Rosa Bracero, a homeless high school student, was prevented from taking her graduation exams by New York City and State bureaucrats.
Yesterday's New York Daily News featured a remarkable article by reporter Meredith Kolodner, telling the story of Rosa Bracero, a New York City high school student preparing to take the New York State Board of Regents exams so that she could graduate early. The only problem: Rosa and her family just became homeless.
"Rosa Bracero couldn't take the English Regents exam last week because her family had been evicted the same day, and staff at a homeless intake center said they'd be denied shelter if the teen left.
"'I'm homeless so I have to be set back in my goals for my life?' asked Rosa, 17. 'Isn't it enough that I'm homeless?'
"Rosa, a student at Brooklyn's High School for Civil Rights, told staffers at the city's central family intake center she needed to take the 1:15 p.m. exam to earn her diploma.
"The workers told her the entire family - her mother, brother, sister-in-law and two baby nieces - had to be on hand for the seven-hour process."
Making a bad situation even worse, the Board of Regents refused to accept the postponed tests Rosa took just a few days later -- meaning that Rosa will not be able to take her final exams until June.
According to the Daily News, Rosa's mother is another of the hundreds of thousands of New Yorkers hit hard by the economic recession and the expensive housing market:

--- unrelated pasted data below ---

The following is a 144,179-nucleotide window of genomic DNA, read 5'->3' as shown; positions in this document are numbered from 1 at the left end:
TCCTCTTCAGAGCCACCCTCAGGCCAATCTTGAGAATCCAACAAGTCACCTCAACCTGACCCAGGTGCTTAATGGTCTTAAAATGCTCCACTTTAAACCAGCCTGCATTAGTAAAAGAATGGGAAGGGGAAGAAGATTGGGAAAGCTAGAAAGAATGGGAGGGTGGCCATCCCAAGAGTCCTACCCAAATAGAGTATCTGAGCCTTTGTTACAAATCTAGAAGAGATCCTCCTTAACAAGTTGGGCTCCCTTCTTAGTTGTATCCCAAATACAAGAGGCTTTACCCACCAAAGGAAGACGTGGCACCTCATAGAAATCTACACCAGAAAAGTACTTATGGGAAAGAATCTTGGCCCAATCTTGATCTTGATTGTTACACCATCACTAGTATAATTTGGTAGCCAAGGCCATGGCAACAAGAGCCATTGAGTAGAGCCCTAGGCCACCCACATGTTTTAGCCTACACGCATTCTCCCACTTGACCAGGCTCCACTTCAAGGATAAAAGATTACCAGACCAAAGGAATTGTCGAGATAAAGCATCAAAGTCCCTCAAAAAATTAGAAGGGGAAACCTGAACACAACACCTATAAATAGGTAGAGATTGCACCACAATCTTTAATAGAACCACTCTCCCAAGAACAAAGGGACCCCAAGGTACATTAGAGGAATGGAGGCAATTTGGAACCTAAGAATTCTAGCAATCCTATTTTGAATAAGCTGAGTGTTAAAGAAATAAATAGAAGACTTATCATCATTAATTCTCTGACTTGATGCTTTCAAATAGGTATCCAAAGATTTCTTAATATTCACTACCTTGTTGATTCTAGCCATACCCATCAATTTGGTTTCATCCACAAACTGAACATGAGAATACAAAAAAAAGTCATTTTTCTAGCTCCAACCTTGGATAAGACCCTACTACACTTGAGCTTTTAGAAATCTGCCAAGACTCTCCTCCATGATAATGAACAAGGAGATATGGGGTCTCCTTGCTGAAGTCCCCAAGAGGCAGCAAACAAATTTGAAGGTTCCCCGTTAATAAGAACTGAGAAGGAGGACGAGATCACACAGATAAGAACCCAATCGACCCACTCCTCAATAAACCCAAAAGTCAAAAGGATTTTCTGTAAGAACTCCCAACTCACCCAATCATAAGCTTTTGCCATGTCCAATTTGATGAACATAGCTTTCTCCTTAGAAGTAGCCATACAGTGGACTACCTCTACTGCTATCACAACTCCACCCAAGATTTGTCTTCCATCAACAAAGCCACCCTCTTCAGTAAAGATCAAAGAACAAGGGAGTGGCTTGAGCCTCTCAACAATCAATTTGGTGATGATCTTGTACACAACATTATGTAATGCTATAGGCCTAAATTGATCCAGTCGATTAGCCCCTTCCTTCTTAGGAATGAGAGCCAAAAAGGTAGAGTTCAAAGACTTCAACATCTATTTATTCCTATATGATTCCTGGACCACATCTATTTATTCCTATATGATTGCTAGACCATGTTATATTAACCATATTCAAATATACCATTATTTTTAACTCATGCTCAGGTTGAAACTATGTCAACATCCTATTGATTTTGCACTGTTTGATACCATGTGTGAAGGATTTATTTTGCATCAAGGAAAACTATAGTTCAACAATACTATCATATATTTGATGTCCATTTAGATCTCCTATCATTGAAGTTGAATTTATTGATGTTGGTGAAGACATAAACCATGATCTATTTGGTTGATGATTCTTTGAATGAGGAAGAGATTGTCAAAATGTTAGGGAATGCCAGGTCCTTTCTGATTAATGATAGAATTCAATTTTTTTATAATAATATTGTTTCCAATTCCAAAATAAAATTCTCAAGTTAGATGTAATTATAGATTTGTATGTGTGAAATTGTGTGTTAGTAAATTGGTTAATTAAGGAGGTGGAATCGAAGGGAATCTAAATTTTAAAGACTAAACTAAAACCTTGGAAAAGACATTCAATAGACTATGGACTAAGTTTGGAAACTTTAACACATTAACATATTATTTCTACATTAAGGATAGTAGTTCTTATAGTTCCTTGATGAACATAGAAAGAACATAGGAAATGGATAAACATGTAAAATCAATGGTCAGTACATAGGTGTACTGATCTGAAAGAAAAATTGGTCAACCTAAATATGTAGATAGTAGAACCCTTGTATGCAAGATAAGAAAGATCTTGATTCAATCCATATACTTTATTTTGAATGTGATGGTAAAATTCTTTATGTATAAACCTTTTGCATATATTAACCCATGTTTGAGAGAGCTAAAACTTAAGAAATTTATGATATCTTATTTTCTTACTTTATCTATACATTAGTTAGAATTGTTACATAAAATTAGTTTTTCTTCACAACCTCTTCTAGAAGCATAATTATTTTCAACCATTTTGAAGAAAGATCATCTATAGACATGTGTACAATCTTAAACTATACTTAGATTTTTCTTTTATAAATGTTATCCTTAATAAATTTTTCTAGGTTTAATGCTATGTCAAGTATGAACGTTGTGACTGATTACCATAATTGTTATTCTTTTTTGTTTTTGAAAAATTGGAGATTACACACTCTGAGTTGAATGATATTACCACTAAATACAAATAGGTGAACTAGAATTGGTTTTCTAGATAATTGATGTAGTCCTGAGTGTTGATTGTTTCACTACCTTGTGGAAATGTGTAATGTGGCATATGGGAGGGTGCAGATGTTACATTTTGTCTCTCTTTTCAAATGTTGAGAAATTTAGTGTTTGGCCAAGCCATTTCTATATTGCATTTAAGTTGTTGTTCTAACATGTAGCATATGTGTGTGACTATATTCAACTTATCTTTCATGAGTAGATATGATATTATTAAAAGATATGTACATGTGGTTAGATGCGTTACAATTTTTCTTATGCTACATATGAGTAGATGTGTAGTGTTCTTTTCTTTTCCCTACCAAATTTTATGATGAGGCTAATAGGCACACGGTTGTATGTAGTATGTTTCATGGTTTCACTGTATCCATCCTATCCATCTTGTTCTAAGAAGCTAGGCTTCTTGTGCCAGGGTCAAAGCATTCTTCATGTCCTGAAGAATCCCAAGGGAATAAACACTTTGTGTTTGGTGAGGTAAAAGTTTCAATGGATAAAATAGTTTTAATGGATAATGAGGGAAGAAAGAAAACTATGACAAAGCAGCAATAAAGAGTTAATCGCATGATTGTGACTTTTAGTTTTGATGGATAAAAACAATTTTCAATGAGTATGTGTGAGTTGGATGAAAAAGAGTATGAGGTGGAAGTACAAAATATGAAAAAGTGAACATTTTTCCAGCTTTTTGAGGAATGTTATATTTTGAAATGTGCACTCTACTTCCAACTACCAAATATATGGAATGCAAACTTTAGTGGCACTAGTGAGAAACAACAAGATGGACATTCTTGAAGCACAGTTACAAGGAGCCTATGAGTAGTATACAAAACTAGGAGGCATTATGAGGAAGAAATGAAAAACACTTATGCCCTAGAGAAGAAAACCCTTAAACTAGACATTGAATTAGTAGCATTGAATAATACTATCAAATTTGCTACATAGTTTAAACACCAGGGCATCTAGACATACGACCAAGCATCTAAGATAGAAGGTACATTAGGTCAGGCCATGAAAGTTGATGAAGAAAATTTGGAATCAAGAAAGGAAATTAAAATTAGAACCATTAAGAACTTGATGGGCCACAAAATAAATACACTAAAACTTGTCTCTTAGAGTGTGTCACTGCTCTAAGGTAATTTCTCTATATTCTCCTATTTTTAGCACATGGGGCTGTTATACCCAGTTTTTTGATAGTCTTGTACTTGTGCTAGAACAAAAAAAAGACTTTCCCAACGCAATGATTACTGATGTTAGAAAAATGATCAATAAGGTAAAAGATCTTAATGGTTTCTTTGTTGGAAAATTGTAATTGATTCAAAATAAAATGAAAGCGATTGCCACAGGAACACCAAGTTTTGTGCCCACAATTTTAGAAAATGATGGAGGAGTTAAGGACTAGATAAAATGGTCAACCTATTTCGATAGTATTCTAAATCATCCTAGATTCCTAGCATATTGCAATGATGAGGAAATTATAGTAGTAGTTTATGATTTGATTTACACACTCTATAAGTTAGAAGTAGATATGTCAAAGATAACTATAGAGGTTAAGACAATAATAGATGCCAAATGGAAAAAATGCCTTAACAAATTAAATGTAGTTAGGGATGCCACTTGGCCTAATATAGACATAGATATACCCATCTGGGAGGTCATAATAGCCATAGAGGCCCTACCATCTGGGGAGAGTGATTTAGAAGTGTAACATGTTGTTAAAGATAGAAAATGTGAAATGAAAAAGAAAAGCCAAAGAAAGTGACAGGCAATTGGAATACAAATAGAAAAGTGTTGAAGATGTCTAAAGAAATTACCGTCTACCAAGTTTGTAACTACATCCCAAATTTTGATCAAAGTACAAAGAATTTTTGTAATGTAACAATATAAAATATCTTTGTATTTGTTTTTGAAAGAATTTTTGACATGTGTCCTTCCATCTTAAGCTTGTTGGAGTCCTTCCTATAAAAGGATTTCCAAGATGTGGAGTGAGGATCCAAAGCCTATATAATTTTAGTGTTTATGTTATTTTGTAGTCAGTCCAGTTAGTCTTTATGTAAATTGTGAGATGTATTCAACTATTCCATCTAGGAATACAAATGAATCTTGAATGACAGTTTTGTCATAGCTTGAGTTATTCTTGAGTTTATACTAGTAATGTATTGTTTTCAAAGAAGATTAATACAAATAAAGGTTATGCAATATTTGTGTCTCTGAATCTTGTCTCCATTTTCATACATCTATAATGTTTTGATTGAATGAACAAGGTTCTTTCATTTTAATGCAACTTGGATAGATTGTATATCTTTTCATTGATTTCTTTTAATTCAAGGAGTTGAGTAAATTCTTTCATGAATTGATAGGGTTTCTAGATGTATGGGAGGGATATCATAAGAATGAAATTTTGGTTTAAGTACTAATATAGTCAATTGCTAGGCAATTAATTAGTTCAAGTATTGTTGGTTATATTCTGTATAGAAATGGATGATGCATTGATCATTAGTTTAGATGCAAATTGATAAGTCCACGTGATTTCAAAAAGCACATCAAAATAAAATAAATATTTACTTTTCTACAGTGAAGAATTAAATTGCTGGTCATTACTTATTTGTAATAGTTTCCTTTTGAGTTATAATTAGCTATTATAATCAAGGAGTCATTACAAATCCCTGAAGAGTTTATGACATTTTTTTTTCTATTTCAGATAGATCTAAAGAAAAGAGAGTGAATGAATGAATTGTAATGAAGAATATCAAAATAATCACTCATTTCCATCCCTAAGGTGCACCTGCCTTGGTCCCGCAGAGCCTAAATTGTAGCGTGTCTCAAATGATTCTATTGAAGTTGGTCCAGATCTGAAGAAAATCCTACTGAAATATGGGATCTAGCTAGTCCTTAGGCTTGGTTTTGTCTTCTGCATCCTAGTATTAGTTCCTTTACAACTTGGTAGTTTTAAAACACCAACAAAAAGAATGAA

"The testing debacle compounds an already difficult situation for Rosa and her family. Her mom lost her job as an administrative assistant last April and has been working as a temp ever since, causing the family to fall three months behind on rent."
Here at Coalition for the Homeless, we've heard stories a lot like Rosa's for years. The NYC Department of Homeless Services' grueling application process at its Bronx intake center for homeless families regularly forces homeless kids to miss school and parents to miss work. And the application process continues to be plagued by widespread bureaucratic errors, which require homeless families in crisis to re-apply multiple times before receiving stable emergency shelter.
Today, according to the Daily News, local elected officials spoke out about the bureaucrats' cold-hearted treatment of Rosa and her family:
"'The state should score the test Rosa already took, and DHS should admit its mistake and reexamine its shelter admission policies to make them more humane and flexible,' said Public Advocate Bill de Blasio....
"'That a child misses her Regents because her whole family is getting evicted,' said Manhattan Borough President Scott Stringer, 'is admitting that we treat homeless students as a second tier population.'"
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